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Gravity waves: Connecting practical activism with our life in worship

Dan Seeger delivering the introduction to the Friends Relations Committee Report at the 2016 Meeting of the AFSC Corporation Photo: / AFSC

The following is the text read by Dan Seeger, clerk of the Friends Relations Committee in March, 2016 at AFSC's annual meeting of the Corporation as part of the report of the committee.

An article was published in The New York Times on February 11, 2016.  It reported that scientists, for the first time, had detected gravity waves.  The gravity waves they detected were created by the collision of two black holes a billion light years away.  The detection of these gravity waves is considered a final confirmation of Einstein’s general theory of relativity, and of his vision of a universe in which space and time are interwoven, and able to stretch and shrink.

The story reminds us of how far we have come since Galileo first pointed a primitive telescope at the heavens and determined that the earth revolved around the sun.  This contradicted the Biblical understanding of religious authorities that the earth was at the center of the Creation.  And in any case, religious authorities were suspicious of too much interest in material reality, feeling one needed to escape from the things of this world in order to be worthy of getting to Heaven. 

Galileo was put under house arrest, was pilloried in various ways, was forced to recant, and there was inaugurated a long culture war between science and religion which persists to this day. 

Image from a 1699 book / Duke University Libraries

Scientists, preoccupied with the materiality of the world and with evolutionary chains of causes and effects and with random chance happenings, see a world of mechanism in which there is less and less room for interiority and spirituality, and less and less likelihood of a Creator God. They find it easy to see the human estate as an accidental by-product perched in a tiny corner of incomprehensible stretches of space and time.

Friends, from the beginning, have affirmed the unity of spirit and matter, and have rejected the dualism traditionally practiced by both scientists and religionists.  Friends saw the world itself as a divine milieu.  They refused to regard some days as more sacred than others, and so avoided the celebration of Christmas and Easter.  Their meeting houses were not separate places set apart and distinguished by special architecture, for they saw all the world was sacred.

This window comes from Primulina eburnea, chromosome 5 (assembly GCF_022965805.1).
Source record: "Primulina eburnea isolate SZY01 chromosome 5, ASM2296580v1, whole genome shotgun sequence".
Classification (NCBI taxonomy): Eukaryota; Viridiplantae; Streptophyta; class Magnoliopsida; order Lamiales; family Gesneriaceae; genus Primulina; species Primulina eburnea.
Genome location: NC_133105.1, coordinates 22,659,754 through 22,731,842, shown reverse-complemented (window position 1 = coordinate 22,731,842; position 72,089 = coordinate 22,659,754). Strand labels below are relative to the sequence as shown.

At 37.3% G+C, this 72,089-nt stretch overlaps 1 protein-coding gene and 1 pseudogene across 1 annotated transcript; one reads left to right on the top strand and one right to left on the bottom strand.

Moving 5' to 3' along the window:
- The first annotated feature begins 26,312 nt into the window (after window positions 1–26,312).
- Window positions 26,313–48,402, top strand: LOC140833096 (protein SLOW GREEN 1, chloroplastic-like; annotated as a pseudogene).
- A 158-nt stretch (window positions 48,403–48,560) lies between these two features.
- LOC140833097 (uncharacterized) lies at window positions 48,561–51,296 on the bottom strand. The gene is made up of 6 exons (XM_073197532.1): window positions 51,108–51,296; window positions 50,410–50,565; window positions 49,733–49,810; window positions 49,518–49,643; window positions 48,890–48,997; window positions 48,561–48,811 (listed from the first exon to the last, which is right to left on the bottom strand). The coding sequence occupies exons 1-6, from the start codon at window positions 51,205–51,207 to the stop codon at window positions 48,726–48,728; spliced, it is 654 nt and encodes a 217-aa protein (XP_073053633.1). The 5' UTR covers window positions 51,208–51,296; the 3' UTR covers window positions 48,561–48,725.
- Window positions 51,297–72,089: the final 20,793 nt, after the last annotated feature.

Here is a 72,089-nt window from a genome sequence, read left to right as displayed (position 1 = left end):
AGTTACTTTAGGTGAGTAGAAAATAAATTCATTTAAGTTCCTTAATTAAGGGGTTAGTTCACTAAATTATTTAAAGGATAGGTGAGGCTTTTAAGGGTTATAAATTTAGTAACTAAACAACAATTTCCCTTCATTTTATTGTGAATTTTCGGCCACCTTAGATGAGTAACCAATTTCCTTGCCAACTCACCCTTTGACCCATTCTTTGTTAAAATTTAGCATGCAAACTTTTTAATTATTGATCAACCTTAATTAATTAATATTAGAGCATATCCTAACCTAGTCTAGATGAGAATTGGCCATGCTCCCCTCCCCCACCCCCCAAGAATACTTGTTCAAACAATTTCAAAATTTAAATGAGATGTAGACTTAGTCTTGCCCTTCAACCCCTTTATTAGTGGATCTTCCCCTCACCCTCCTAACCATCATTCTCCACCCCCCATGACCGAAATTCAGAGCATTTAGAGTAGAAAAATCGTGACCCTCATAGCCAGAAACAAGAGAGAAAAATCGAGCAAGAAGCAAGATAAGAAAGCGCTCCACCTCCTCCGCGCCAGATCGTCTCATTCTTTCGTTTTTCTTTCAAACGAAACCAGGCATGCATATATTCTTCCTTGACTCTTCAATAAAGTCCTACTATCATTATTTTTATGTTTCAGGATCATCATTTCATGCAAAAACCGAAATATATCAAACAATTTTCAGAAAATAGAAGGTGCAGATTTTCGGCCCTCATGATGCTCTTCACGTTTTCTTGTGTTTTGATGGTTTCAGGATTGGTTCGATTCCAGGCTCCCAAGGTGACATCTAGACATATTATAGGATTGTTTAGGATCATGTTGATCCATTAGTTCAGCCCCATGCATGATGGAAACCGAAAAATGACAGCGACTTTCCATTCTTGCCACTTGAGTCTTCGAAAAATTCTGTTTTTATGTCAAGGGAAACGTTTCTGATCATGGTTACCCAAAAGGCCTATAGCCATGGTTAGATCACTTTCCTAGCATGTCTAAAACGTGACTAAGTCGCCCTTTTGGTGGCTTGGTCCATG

Friends communed with God through the world, living in the world and making themselves available to address the world’s needs. Most importantly, they saw human beings not as separate and apart from each other, but as members one of another.  They saw that the creative principle of the universe was alive in each and every human being, giving every person’s life an incomprehensible gravity and importance. 

Early Friends saw that wherever people gathered to further the causes of justice and peace, the ordinarily dim outlines of the City of God, which George Fox called “the New Jerusalem,” were brought luminously into view.

AFSC's Corporation Meeting 2016

AFSC Corporation meetings are a contemporary expression of this traditional Quaker understanding of the unity of matter and spirit.  Each Corporation member is a channel connecting the life in worship of the Religious Society of Friends with the efforts of the American Friends Service Committee to bring closer to reality the balance, order, harmony and peace which is the natural destiny of the Creation.  It is only by keeping alive this connectedness between our practical activism and our life in worship that we will know for certain what, in existing circumstances, we are called upon unfailingly to do.  

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About the Author

Dan Seeger is a retired non-for-profit administrator and organizational leader, and a Quaker religion and social issue writer.  In 1965 the Supreme Court, in the case of the case of The United States of America vs. Daniel A.

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